Sunday, June 18, 2006

The science of Superskirt physics

It's been known for some time that normal physical laws react unpredictably and are sometimes suspended altogether in the vicinity of scantily clad women, and I think it is time there was some serious study done into this "superskirt" physics.

There is plenty of anecdotal evidence that women wearing costumes with bare midrifs are less likely to get hurt than if they are entirely encased in adamantium armour. The flimsiest underwear can withstand damage that would tear a full body costume to tastefully arranged shreds, and Supergirl's skirt could easily resist the gravity pull of a black hole to cling to her thighs.

Think of the benefits to mankind that could be achieved if we could harness the power that enables cute girls in chainmail bikinis to survive unaffected by blizzards while heavily wrapped people are losing toes to frostbite!

Clearly other, more advanced alien races have mastered this science, so we have some catching up to do.

On a related note, I feel there should also be room for more 16 year old girls in the space program.


Anonymous said...

hey! i LOVE that wonder woman davinci-esque image! two of my favorites wrapped into one.

thanks for visiting, and i'll be back. :)

Anonymous said...

In fairness, up until Frank Cho announced his series - Savage Queen of the Frozen North- Red Sonja has always been portrayed in desert environments and is in fact native to a warm/temperate nation... or so my Sonja fan girlfriend tells me.

Marionette said...

I was using the term "chainmail bikini" as a generic reference to any implausably minimal costume worn by a woman in fantasy stories. The SF equivilent is "space bikini".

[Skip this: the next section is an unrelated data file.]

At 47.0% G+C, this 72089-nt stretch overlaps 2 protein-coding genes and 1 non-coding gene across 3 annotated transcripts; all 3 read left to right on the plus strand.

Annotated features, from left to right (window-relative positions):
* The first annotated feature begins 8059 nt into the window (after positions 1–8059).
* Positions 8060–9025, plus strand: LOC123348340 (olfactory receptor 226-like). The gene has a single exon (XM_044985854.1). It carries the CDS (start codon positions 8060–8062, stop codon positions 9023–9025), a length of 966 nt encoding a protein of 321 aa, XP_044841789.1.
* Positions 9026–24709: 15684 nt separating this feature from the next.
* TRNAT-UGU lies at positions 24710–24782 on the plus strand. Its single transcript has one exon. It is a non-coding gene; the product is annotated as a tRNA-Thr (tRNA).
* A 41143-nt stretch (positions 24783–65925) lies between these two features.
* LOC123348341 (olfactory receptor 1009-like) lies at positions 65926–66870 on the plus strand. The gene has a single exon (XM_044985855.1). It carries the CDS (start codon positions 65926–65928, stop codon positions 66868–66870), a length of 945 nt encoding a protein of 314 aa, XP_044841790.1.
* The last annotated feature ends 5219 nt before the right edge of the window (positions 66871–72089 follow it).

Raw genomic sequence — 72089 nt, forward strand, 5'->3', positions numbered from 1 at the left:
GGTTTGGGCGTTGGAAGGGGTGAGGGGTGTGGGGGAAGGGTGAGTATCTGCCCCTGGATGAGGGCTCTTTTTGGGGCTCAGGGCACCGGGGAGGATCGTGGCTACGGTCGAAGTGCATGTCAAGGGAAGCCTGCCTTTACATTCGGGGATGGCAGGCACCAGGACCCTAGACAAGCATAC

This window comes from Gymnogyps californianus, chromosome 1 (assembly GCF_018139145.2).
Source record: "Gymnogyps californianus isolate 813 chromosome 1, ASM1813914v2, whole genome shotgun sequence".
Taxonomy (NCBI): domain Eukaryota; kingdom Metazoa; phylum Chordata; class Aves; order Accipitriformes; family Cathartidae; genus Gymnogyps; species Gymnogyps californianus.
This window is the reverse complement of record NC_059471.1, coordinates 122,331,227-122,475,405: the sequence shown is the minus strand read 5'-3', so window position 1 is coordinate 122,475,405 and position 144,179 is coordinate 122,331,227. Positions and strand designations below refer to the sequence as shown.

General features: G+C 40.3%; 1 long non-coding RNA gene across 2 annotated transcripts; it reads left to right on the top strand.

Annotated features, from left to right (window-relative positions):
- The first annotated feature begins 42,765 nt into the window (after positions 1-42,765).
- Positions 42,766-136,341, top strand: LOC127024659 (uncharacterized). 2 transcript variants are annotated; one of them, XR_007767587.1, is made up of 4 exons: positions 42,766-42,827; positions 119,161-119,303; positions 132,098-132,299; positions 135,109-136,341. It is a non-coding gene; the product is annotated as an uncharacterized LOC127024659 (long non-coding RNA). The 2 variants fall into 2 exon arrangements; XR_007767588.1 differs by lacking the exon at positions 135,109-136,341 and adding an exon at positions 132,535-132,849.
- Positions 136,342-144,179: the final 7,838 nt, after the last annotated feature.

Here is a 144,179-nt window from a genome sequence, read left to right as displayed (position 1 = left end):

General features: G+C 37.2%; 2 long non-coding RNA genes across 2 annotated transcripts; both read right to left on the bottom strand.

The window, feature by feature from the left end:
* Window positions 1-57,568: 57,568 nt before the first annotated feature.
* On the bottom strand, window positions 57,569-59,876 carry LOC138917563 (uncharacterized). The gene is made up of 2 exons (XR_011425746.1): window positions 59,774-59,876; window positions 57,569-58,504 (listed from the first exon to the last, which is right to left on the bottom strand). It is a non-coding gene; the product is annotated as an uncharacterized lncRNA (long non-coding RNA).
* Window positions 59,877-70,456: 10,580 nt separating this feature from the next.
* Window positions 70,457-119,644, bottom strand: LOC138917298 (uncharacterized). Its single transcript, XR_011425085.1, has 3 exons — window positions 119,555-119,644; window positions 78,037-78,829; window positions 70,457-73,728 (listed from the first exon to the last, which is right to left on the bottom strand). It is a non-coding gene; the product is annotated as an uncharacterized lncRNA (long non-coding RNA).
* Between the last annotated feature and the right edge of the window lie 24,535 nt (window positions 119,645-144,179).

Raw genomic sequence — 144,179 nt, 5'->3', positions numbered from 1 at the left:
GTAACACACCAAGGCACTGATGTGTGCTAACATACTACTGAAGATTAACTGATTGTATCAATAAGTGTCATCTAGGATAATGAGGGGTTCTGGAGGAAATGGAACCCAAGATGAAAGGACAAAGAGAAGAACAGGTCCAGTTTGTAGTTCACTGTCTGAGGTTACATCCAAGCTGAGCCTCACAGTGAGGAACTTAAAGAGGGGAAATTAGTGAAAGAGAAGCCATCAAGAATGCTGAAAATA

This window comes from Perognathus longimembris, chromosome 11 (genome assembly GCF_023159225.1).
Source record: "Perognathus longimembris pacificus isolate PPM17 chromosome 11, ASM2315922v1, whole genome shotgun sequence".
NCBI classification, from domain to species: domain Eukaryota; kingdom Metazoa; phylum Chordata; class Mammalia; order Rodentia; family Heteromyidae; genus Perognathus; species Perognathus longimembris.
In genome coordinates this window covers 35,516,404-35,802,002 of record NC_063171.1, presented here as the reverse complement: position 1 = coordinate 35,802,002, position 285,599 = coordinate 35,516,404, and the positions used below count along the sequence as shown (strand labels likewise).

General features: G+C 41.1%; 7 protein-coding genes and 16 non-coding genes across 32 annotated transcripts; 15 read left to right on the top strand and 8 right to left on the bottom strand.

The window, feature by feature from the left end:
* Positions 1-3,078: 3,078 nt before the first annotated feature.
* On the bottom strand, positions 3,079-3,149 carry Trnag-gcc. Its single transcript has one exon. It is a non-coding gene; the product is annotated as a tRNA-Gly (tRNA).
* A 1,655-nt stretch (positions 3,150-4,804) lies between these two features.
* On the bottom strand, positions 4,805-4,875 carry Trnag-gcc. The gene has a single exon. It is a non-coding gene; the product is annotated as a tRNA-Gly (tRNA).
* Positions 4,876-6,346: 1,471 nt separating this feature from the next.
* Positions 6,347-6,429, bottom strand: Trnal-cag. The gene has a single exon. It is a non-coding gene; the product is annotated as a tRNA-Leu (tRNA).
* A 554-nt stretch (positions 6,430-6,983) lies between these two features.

Anonymous said...

A Friend Of A friend used to be in a gaming group that went along to conventions with themed costumes. One year they all wore T-shirts with a cartoon of a Red-Sonja-type barbarian lass standing atop a pile of vanquished foes, with axes and swords embedded in every millimetre of her saucepan-lid bra and chainmail g-string, and the caption: "Fortunately, I Was Wearing My Armor". They adopted the acronym (FIWWMA, pronounced /FEW-ma/) as the name of their team.

Marionette said...

I would love to see that picture.

Anonymous said...

Fair point on the generic term.

I just thought I'd mention it because say what you will about the fantasy genre, but it is gender neutral when it comes to impractical armor. Yes, Sonaj's costume is, depending on the artist, exploitive. But is Conan is any better protected in his fur loincloth? At least Sonja has a goddess blessing her. Conan's patron god is known primarily for turning against people who ask him for help.

As for the image, there's a similar joke in the fantasy parody manga Van Von Hunter involving a necromancer in a brass bra and not much else and how the world's greatest archer manages to hit the ONE part of her that is armored... proving his skill but simultaneously getting himself and his brother killed by zombies. :P

Anonymous said...

i like to think its the same menatility that Batman used when putting a bright yellow symbol on his chest (which was the most armored portion of his suit). Since many a bad guy is male . . . the portions protected by these chainmail bikinis are naturally where their looking and thus aiming at so of course thats all they need to protect. After all, it costs alot to armor everything.